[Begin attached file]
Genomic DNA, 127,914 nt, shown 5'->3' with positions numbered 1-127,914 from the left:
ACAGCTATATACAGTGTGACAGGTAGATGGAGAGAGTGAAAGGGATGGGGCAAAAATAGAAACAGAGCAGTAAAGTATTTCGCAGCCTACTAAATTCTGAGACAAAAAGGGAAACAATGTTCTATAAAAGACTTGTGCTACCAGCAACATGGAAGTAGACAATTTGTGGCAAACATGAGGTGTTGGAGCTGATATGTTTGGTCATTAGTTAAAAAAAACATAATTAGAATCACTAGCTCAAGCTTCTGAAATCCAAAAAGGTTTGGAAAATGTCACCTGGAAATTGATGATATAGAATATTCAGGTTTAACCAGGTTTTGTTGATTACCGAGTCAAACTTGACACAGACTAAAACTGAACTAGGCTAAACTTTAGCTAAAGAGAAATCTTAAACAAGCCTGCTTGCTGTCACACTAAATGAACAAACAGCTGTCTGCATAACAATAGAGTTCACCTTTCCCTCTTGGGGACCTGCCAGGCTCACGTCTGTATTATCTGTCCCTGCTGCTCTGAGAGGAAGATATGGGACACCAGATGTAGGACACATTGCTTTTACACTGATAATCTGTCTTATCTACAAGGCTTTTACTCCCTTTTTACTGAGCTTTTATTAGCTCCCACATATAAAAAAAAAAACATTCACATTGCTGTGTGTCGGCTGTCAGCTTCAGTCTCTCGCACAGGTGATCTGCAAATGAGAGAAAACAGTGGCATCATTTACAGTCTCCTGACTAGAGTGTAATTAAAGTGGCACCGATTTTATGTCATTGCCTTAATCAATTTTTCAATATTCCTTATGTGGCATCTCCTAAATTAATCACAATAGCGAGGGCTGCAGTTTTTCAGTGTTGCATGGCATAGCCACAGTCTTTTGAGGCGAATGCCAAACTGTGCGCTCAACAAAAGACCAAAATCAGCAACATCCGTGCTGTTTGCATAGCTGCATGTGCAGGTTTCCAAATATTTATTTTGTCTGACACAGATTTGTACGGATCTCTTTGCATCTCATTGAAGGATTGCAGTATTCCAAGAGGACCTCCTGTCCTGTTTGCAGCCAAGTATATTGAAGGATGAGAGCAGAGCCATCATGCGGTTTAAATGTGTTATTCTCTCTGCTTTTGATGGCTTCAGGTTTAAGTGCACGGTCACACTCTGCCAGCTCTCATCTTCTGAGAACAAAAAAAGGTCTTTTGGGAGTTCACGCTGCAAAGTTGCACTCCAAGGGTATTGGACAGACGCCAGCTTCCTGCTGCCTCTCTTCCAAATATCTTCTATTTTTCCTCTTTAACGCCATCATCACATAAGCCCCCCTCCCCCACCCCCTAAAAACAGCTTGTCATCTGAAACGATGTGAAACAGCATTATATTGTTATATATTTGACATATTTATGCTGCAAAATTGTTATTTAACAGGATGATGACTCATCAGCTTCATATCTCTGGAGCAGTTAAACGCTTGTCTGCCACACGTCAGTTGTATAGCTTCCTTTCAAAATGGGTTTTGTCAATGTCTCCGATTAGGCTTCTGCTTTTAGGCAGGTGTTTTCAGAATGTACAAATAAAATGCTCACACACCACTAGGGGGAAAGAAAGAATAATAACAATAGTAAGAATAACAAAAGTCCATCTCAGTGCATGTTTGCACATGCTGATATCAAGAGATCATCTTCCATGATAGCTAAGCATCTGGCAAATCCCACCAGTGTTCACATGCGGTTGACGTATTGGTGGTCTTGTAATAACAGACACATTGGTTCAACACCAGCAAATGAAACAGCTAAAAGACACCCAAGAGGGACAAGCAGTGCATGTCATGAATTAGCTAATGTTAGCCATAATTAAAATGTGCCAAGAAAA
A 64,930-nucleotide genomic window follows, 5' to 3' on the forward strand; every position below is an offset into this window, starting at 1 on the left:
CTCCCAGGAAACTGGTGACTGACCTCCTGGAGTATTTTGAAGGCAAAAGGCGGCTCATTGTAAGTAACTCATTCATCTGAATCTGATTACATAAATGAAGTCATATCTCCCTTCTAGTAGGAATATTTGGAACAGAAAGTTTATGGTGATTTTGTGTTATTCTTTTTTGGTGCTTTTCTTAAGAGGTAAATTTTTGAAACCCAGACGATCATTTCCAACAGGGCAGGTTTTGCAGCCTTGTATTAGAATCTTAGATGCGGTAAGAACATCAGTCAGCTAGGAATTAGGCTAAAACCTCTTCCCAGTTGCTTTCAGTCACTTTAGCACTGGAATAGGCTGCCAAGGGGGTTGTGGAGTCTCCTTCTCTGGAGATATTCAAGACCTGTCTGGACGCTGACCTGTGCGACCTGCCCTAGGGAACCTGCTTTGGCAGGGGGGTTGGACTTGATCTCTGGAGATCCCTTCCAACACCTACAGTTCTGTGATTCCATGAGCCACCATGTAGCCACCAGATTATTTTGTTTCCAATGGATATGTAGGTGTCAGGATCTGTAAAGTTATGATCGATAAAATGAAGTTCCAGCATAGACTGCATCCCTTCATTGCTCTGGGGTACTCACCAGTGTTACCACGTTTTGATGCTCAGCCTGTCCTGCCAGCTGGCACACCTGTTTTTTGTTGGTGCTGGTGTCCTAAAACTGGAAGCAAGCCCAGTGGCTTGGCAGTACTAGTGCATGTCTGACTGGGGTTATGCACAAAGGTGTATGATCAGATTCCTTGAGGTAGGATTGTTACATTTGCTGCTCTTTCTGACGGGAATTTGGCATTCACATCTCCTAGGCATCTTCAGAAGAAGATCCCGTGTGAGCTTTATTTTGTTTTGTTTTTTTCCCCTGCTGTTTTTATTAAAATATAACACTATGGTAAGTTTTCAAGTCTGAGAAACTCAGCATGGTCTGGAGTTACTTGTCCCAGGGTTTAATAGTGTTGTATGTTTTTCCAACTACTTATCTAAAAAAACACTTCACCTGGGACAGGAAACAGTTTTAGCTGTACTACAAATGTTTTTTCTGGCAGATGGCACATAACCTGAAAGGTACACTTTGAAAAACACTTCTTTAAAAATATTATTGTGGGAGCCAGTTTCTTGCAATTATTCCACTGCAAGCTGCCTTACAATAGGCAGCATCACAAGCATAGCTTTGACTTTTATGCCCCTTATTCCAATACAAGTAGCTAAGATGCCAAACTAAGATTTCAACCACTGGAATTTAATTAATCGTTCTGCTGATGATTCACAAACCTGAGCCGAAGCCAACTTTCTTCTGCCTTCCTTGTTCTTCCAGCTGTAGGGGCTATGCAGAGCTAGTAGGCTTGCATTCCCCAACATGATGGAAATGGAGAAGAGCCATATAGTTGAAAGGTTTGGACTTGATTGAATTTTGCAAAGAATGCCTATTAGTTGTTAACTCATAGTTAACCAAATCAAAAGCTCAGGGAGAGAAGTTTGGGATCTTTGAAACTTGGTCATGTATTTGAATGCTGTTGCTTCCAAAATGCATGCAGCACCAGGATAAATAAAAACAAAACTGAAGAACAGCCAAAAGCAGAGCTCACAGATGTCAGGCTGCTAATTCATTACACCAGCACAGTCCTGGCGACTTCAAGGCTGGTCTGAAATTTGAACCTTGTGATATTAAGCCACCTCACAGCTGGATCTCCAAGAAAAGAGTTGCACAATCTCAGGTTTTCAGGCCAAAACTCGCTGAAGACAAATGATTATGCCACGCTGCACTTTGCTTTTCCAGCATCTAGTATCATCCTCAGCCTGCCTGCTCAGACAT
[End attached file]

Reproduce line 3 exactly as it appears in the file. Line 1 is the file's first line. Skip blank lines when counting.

A 64,930-nucleotide genomic window follows, 5' to 3' on the forward strand; every position below is an offset into this window, starting at 1 on the left: